Red Deer artist Jeri-Lynn Ing spent nine months painting abstract canvases to try to discover what music would look like.
She had been listening to the eclectic CBC-Radio 2 Shift program, which features everything from Adele to Vivaldi, and was inspired after hearing radio host Tom Allen describe one of Mozart’s compositions. “He was saying, ‘If only you could see the music . . .’ ” she recalled.
In the process of painting along to the radio show, without preconceived notions of what she would end up with, Ing discovered some liberating truths about what art and painting mean to her.
“I gave myself nine months to let go and see if a change can occur,” said Ing, who is a co-owner of Gallery IS with partner Erika Schulz. “I wanted to let go of old ideas and teach myself something new.”
She hadn’t counted on finding out that abstract painting is a road she wants to continue following. But somehow it’s more satisfying, said the artist, who will display her new works from Sept. 2 in an exhibit also called Shift at the gallery at 5123 48th St.
“I loved it. It was a joy to me,” said Ing. She found non-representational painting to be a release from constrictions — including commercial concerns about what might sell, and even her female, self-imposed desire to please.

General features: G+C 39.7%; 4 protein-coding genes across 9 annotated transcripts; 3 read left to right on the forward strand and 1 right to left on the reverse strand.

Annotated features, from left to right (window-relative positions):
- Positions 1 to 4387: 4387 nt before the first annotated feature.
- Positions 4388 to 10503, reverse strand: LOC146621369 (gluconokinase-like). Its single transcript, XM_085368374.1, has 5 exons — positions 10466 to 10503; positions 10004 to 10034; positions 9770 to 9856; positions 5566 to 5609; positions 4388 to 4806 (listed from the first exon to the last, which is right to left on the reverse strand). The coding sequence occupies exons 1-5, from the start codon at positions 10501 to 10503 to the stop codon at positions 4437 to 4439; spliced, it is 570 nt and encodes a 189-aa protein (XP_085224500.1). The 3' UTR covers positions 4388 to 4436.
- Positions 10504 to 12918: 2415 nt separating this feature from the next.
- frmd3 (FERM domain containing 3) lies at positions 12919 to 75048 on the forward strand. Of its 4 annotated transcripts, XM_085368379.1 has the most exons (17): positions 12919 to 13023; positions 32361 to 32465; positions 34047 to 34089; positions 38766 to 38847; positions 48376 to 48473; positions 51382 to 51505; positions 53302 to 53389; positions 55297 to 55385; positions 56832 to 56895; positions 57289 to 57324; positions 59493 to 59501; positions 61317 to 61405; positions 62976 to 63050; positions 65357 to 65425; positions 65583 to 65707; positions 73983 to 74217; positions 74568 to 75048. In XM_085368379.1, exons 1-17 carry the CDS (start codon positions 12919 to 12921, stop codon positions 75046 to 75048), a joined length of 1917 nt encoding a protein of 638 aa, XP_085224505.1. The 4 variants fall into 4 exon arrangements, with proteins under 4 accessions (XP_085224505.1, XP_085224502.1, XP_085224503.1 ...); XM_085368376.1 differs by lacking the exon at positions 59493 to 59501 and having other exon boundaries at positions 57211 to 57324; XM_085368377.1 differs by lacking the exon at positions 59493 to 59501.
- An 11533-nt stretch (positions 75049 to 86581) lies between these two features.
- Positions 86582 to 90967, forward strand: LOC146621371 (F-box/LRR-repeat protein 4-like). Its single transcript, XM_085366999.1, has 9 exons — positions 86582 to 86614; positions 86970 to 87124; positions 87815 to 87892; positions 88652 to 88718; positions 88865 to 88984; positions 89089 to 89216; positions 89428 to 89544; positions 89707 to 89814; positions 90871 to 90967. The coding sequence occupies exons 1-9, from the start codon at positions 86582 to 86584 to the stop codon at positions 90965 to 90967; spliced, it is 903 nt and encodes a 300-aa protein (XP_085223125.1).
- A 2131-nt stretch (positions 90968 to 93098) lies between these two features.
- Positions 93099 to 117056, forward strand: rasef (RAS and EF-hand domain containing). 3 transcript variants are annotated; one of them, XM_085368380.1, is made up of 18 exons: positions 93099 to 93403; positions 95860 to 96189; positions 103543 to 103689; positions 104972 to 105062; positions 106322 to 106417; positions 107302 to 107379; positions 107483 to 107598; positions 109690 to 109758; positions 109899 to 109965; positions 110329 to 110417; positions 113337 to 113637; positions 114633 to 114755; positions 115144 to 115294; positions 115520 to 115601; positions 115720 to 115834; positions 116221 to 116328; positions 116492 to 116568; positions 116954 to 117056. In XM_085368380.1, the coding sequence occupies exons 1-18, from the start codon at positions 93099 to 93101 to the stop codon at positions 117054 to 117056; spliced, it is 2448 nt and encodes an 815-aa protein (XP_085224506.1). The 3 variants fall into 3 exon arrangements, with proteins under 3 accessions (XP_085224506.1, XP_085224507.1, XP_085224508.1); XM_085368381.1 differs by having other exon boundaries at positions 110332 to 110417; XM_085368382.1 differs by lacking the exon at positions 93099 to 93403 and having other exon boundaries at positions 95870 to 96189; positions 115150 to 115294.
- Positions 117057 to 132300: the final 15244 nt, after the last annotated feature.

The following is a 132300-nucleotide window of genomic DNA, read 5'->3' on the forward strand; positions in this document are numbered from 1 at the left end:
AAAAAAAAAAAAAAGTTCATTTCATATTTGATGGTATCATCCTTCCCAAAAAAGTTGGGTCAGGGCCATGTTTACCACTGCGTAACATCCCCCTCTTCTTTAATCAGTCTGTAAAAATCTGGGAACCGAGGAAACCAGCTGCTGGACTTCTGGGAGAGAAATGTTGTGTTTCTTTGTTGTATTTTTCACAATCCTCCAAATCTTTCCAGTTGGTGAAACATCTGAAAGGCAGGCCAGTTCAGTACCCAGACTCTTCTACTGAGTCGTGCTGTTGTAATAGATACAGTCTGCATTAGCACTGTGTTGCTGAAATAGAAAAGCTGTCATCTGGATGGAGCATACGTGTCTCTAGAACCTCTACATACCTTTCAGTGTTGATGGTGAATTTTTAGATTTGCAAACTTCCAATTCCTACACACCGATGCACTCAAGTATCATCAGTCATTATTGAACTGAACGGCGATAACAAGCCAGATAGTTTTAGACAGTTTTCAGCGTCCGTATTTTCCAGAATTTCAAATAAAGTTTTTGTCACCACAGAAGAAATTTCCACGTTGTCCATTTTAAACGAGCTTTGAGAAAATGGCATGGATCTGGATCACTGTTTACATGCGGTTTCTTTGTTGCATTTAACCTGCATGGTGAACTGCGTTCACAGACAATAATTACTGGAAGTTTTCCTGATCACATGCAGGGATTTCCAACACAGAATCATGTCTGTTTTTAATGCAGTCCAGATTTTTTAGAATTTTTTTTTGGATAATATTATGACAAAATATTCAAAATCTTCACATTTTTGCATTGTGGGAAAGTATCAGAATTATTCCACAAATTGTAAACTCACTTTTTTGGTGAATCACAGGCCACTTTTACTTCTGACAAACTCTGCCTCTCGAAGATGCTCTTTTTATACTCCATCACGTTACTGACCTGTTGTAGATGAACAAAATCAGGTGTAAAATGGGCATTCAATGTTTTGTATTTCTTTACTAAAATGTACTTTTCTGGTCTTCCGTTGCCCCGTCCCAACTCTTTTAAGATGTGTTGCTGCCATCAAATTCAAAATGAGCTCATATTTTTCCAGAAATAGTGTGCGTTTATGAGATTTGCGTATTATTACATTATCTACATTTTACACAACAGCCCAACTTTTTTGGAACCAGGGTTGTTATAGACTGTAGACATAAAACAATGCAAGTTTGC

While Ing hears a lot of talk about what customers like and what they don’t, she admitted that she now cares more about whether she’s happy with her abstract paintings than whether other people understand them or find them interesting.
In fact, none of the abstractions in the show are for sale.
“You’re painting for yourself. It’s freeing,” said the artist, who has taken art courses at the University of Alberta, Grant MacEwan College and Red Deer College. “It just feels innate. It feels like the true way for me to express what I want to say.”
But the path to deconstruction wasn’t an easy one for someone used to painting landscapes or portraits. “It was a struggle. It was very difficult,” Ing admitted.
There was a period when she was compelled to make sense out of the random paint dabs she was applying to the canvas. Several of her acrylic paintings contain hidden dogs faces because Ing couldn’t resist adding a nose and eyes to shapes that resembled canine heads. “That was a kind of silliness,” she said of the impulse that led to Dog Day Abstract and Dog Day 2.
It was a fellow artist’s suggestion that she try painting with her left hand that led to a kind of epiphany. “My paintings became more loose, more dynamic. . . . As soon as I started painting with my left hand, I was totally able to let go of images.”
Ing’s Red Abstract pulses with energy. Her latest, Growth, came out of “a very organic process” that Ing said she wants to further develop.
While the painter, who’s sold works to collectors across Canada and the U.S., can’t say she’s done with depicting images, for the foreseeable future, she said her heart lies in the abstract.
The exhibit Shift will continue to Sept. 30.